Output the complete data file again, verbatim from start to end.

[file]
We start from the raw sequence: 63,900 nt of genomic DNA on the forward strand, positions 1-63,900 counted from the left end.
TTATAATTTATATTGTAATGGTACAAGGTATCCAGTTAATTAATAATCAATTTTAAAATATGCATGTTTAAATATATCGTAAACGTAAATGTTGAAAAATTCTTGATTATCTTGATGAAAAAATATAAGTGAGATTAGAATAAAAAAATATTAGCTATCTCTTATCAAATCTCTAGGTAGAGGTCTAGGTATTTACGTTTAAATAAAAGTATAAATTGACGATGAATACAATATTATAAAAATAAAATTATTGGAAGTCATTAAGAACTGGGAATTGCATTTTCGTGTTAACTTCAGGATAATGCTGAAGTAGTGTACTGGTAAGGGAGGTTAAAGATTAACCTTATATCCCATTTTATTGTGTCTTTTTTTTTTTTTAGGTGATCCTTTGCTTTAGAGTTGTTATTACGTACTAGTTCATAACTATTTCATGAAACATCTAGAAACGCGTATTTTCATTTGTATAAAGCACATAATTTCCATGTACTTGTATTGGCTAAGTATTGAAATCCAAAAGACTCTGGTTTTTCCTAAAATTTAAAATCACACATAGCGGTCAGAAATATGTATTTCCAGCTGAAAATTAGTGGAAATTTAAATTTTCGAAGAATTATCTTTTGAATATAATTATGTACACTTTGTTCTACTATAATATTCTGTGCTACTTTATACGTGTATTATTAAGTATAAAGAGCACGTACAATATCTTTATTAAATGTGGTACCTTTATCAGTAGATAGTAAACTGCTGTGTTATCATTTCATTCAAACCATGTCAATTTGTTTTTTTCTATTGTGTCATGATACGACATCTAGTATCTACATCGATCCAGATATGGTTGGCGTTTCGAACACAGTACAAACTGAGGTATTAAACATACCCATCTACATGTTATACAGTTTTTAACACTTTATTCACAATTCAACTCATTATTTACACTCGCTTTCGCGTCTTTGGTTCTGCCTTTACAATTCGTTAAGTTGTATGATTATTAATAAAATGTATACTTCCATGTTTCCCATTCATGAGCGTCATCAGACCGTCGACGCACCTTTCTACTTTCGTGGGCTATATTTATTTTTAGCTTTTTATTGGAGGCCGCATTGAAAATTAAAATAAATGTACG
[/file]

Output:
We start from the raw sequence: 63,900 nt of genomic DNA on the forward strand, positions 1-63,900 counted from the left end.
TTATAATTTATATTGTAATGGTACAAGGTATCCAGTTAATTAATAATCAATTTTAAAATATGCATGTTTAAATATATCGTAAACGTAAATGTTGAAAAATTCTTGATTATCTTGATGAAAAAATATAAGTGAGATTAGAATAAAAAAATATTAGCTATCTCTTATCAAATCTCTAGGTAGAGGTCTAGGTATTTACGTTTAAATAAAAGTATAAATTGACGATGAATACAATATTATAAAAATAAAATTATTGGAAGTCATTAAGAACTGGGAATTGCATTTTCGTGTTAACTTCAGGATAATGCTGAAGTAGTGTACTGGTAAGGGAGGTTAAAGATTAACCTTATATCCCATTTTATTGTGTCTTTTTTTTTTTTTAGGTGATCCTTTGCTTTAGAGTTGTTATTACGTACTAGTTCATAACTATTTCATGAAACATCTAGAAACGCGTATTTTCATTTGTATAAAGCACATAATTTCCATGTACTTGTATTGGCTAAGTATTGAAATCCAAAAGACTCTGGTTTTTCCTAAAATTTAAAATCACACATAGCGGTCAGAAATATGTATTTCCAGCTGAAAATTAGTGGAAATTTAAATTTTCGAAGAATTATCTTTTGAATATAATTATGTACACTTTGTTCTACTATAATATTCTGTGCTACTTTATACGTGTATTATTAAGTATAAAGAGCACGTACAATATCTTTATTAAATGTGGTACCTTTATCAGTAGATAGTAAACTGCTGTGTTATCATTTCATTCAAACCATGTCAATTTGTTTTTTTCTATTGTGTCATGATACGACATCTAGTATCTACATCGATCCAGATATGGTTGGCGTTTCGAACACAGTACAAACTGAGGTATTAAACATACCCATCTACATGTTATACAGTTTTTAACACTTTATTCACAATTCAACTCATTATTTACACTCGCTTTCGCGTCTTTGGTTCTGCCTTTACAATTCGTTAAGTTGTATGATTATTAATAAAATGTATACTTCCATGTTTCCCATTCATGAGCGTCATCAGACCGTCGACGCACCTTTCTACTTTCGTGGGCTATATTTATTTTTAGCTTTTTATTGGAGGCCGCATTGAAAATTAAAATAAATGTACG